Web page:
The Exploits of an Septuagenarian Drunkard in Early 20th Century Ireland

Like most academic historians, as my inebriate reformatory project took shape and eventually turned into a monograph, I took to the road delivering the obligatory conference papers and invited lectures. I illustrated every talk with some of the case studies of the people who populated the institutions because, well, your audience will glaze over if you spend 20-45 minutes merely talking about the history of penal policy. I am interested not only in policy but in the people who made these policies necessary. And in the ways those policies impacted lives. During this phase of what I called ‘criminal drunkards on tour’, one individual more than any other has exercised the attention of the audiences.

This most fascinating, colourful and altogether wretched character was an inmate of the State Inebriate Reformatory at Ennis and was supplied by the great county of Limerick. She travelled an extraordinary path and despite what we do know about her during her interactions with the reformatory at Ennis, we can only imagine the circumstances that gave rise to what had undoubtedly become an unbelievably tragic life. Anne appeared before Judge Adams at Limerick Quarter Sessions on 26 May 1905 where she was convicted of assault and being a habitual drunkard.[1] At seventy-three years of age she had been convicted and imprisoned no less than 145 times, mostly for drunkenness and assault.[2] Her admission record at Ennis shows her previous address to have been Cork prison, she had no relations and under occupation was written the word ‘tramp’. For fifteen years Anne had lived this impoverished lifestyle, mostly under the heavy influence of alcohol. Prior to those years she lived in Charleville in Cork and though she ‘was of loose and intemperate habits’ she had not yet succumbed to a full state of deterioration. Unflatteringly described as a ‘haunchback’, she came from a respectable working-class family, none of whom were known to be insane or addicted to alcohol. Physically she was described by the institution’s medical officer as being ‘fair considering her age and habits’. She did, however, imagine that she had a portion of a needle lodged in her buttock. Mentally she was defined as being ‘poor and depraved, and has no self-control’.[3] When measured against most of the women admitted to Ennis inebriate reformatory, Anne’s case is extreme in that she was the oldest inmate committed and was among those with the highest number of convictions.

The governor at the State Inebriate Reformatory was required by the General Prisons Board to generate a ‘before’ and ‘after’ history Casebook of all inmates. This is available on microfilm at the National Archives of Ireland.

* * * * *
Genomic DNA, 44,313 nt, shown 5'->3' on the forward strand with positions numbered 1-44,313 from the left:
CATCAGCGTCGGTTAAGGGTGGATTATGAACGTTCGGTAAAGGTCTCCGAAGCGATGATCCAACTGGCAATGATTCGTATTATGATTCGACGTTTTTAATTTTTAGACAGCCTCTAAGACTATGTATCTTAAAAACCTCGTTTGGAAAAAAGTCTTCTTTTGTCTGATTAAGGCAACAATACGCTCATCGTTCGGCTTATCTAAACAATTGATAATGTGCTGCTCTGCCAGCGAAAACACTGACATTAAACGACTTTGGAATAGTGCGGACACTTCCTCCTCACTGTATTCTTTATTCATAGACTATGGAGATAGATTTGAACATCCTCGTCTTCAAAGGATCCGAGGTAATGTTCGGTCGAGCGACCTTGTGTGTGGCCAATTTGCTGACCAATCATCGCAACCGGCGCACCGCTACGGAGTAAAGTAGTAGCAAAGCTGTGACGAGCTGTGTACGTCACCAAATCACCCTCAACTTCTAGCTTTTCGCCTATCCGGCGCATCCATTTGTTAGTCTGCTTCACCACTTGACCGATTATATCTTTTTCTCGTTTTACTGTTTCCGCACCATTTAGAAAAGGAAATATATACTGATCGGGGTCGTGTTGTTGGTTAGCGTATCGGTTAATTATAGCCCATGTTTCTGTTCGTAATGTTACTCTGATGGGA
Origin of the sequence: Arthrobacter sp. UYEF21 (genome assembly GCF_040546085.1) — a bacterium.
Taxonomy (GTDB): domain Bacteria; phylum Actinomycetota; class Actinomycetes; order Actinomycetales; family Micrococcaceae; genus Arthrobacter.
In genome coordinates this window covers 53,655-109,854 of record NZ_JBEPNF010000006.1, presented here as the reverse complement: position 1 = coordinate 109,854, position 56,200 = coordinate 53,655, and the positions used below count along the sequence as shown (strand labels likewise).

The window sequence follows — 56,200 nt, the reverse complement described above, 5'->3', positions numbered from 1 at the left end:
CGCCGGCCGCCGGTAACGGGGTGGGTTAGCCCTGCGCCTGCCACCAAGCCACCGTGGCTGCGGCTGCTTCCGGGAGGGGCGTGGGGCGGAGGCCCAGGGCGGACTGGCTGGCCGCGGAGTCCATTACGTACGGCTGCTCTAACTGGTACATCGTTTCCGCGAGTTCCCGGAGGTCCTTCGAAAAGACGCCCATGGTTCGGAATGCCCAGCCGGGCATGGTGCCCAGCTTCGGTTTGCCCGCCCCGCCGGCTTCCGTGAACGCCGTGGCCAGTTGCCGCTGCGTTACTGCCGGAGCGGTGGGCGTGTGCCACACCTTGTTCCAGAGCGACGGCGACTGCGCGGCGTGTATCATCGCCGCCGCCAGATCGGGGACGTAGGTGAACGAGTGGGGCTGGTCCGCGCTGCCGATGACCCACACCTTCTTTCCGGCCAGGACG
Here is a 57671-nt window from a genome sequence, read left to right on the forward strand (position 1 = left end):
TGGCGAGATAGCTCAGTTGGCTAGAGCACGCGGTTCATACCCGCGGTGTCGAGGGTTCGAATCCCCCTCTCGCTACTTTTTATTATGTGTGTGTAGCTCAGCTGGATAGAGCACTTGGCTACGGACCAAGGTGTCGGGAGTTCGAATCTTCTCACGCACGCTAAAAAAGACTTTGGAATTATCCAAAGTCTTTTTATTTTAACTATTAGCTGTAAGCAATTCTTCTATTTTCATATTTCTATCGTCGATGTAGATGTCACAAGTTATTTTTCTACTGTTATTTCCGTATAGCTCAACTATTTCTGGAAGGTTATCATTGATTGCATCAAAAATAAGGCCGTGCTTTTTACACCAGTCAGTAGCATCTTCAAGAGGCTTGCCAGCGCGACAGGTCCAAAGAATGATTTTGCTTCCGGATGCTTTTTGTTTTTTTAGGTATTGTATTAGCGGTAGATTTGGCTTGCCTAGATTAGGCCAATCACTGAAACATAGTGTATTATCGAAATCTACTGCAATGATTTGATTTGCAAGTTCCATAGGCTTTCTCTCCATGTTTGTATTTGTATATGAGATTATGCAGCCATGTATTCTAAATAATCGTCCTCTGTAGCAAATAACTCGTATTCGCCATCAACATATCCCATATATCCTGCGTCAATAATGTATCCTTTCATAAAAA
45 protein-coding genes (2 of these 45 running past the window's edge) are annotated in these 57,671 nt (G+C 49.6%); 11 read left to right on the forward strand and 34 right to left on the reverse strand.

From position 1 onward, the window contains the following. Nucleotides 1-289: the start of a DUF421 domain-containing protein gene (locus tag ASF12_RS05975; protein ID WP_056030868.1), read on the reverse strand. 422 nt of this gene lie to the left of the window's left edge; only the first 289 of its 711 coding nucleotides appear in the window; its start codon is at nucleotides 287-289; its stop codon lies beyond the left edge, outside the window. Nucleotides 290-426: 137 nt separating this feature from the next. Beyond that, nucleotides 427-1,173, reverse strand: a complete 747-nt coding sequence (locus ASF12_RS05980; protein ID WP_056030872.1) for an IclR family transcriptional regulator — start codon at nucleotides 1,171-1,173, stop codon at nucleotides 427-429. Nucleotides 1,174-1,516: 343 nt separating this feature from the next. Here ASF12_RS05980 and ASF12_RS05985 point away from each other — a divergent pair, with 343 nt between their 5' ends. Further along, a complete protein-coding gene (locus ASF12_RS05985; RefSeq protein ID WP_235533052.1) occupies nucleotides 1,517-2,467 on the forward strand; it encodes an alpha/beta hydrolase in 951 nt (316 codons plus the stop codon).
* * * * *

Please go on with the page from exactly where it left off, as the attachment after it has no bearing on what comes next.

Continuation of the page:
Despite being sentenced to six months in Ennis in May 1905, Anne was not committed straight to custody but released on her own recognisance to appear at the October sessions once a legal issue with her case had been resolved by a higher court. When she failed to appear a bench warrant was issued for her arrest. She was arrested on 2 November 1905 in Cork prison having already committed further offences for which she was incarcerated. She was transferred to Limerick and eventually to Ennis. She was released on the expiration of her sentence on 1 May 1906.[4] Anne had no fixed address which suggests a life blighted not only by alcoholism but also by poverty. Her home seems to have been the nearest prison and it is clear that she had long been desensitised to the trauma of a custodial sentence. This was something she had in common with many of the inebriates in Ennis, most of whom had served multiple sentences in the past.

The first post-release supervision report on Anne was received at Ennis in April 1907, almost a full year after she left the institution. A local Royal Irish Constabulary district inspector in Croom described how she had spent about one third of her time in his jurisdiction since her release. In that year she notched up four further convictions for drunkenness. It was his intention to apply to have her recommitted to Ennis.[5] This never happened but her failure to reform at Ennis can easily be traced through subsequent prison register appearances.

General Prisons Board records show that at one court sitting alone in August 1907 she was convicted of four counts of being drunk and incapable, receiving one month in Cork Female Prison.[6] By April 1908, a sergeant from the same station in Croom reported that Anne had accrued a further ten convictions for drunkenness. A final report was filed in February 1911 and she was described as still being a ‘hopeless drunkard’ who continued to spend most of her time in gaol.[7] It is worth noting that Anne was seventy-nine years old when this final report was filed. This was not the end of her criminal career by any stretch. The last appearance that I can trace of Anne in an Irish court or prison comes on 12 September 1912. She was sentenced to one month in Cork Female Prison for being drunk and disorderly – there were two charges.[8] She was eighty-three years old! The best estimate would be that in the final alcohol-fuelled couple of decades of her life she accrued somewhere in the region of 160 convictions.

[1] Limerick Leader, 26 June 1905.

[2] General Prisons Board (hereafter GPB), Ennis State Inebriate Reformatory for Ireland Register of inmates, 1900-18.

[3] GPB, Ennis State Inebriate Reformatory, Casebook, 1902-1920.

[4] GPB, Ennis State Inebriate Reformatory, Casebook, 1902-1920.

[5] GPB, Ennis State Inebriate Reformatory, Casebook, 1902-1920.

[6] GPB, Cork Female Prison, Register of Inmates, 1907.

[7] GPB, Ennis State Inebriate Reformatory, Casebook, 1902-1920.

[8] GPB, Cork Female Prison, Register of Inmates, 1912.